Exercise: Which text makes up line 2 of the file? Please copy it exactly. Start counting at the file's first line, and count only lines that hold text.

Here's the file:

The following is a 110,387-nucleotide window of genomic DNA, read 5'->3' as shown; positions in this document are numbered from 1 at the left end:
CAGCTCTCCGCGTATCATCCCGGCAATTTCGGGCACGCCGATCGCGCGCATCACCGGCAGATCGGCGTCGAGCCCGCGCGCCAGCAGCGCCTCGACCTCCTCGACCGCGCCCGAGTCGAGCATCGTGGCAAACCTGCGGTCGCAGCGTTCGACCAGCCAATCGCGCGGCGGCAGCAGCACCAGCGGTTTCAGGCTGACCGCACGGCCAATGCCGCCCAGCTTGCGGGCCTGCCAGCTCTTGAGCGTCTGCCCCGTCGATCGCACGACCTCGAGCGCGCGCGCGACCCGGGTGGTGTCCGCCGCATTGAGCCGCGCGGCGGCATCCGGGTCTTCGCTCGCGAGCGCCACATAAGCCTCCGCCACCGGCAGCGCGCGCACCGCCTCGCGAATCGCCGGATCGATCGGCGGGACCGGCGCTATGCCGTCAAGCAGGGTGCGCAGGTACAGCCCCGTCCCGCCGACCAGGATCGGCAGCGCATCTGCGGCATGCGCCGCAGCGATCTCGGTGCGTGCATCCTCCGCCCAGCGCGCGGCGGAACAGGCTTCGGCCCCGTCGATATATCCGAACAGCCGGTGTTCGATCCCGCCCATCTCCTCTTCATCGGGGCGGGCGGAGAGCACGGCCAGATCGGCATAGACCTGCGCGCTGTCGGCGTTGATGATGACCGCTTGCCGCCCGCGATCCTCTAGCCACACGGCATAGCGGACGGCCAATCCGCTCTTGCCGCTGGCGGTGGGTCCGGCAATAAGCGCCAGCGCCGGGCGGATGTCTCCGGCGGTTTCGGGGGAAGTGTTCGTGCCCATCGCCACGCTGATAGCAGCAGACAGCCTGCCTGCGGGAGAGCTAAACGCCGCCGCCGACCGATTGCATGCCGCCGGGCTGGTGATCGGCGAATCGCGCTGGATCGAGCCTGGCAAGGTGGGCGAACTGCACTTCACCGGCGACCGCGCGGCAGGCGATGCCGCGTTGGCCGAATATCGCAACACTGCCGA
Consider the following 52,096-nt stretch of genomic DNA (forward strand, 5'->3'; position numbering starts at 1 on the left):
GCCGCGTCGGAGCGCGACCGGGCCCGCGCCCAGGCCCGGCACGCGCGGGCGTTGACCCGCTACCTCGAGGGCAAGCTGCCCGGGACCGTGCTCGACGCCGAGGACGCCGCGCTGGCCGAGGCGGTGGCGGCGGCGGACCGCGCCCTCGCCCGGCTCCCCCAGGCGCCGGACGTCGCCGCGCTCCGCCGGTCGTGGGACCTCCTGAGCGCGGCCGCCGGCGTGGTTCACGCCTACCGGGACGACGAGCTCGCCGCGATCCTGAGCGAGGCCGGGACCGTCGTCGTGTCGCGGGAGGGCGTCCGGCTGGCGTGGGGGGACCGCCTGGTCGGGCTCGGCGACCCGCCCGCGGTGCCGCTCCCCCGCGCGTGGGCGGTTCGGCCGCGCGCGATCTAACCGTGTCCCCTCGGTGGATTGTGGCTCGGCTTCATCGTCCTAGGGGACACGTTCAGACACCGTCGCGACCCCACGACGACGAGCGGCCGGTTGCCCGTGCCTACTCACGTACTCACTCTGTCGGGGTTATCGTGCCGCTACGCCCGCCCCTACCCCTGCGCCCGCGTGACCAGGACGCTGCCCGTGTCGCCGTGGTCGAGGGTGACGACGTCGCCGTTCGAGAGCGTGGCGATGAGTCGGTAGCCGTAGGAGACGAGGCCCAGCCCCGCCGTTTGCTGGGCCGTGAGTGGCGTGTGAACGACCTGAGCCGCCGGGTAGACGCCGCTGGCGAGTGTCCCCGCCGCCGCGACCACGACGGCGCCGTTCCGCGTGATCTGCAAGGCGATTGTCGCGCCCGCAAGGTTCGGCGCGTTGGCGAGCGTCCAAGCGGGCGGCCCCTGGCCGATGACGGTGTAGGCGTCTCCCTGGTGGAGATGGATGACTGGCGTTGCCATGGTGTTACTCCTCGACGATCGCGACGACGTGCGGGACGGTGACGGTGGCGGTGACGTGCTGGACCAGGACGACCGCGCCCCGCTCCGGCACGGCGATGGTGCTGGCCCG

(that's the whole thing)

CAGCTCTCCGCGTATCATCCCGGCAATTTCGGGCACGCCGATCGCGCGCATCACCGGCAGATCGGCGTCGAGCCCGCGCGCCAGCAGCGCCTCGACCTCCTCGACCGCGCCCGAGTCGAGCATCGTGGCAAACCTGCGGTCGCAGCGTTCGACCAGCCAATCGCGCGGCGGCAGCAGCACCAGCGGTTTCAGGCTGACCGCACGGCCAATGCCGCCCAGCTTGCGGGCCTGCCAGCTCTTGAGCGTCTGCCCCGTCGATCGCACGACCTCGAGCGCGCGCGCGACCCGGGTGGTGTCCGCCGCATTGAGCCGCGCGGCGGCATCCGGGTCTTCGCTCGCGAGCGCCACATAAGCCTCCGCCACCGGCAGCGCGCGCACCGCCTCGCGAATCGCCGGATCGATCGGCGGGACCGGCGCTATGCCGTCAAGCAGGGTGCGCAGGTACAGCCCCGTCCCGCCGACCAGGATCGGCAGCGCATCTGCGGCATGCGCCGCAGCGATCTCGGTGCGTGCATCCTCCGCCCAGCGCGCGGCGGAACAGGCTTCGGCCCCGTCGATATATCCGAACAGCCGGTGTTCGATCCCGCCCATCTCCTCTTCATCGGGGCGGGCGGAGAGCACGGCCAGATCGGCATAGACCTGCGCGCTGTCGGCGTTGATGATGACCGCTTGCCGCCCGCGATCCTCTAGCCACACGGCATAGCGGACGGCCAATCCGCTCTTGCCGCTGGCGGTGGGTCCGGCAATAAGCGCCAGCGCCGGGCGGATGTCTCCGGCGGTTTCGGGGGAAGTGTTCGTGCCCATCGCCACGCTGATAGCAGCAGACAGCCTGCCTGCGGGAGAGCTAAACGCCGCCGCCGACCGATTGCATGCCGCCGGGCTGGTGATCGGCGAATCGCGCTGGATCGAGCCTGGCAAGGTGGGCGAACTGCACTTCACCGGCGACCGCGCGGCAGGCGATGCCGCGTTGGCCGAATATCGCAACACTGCCGA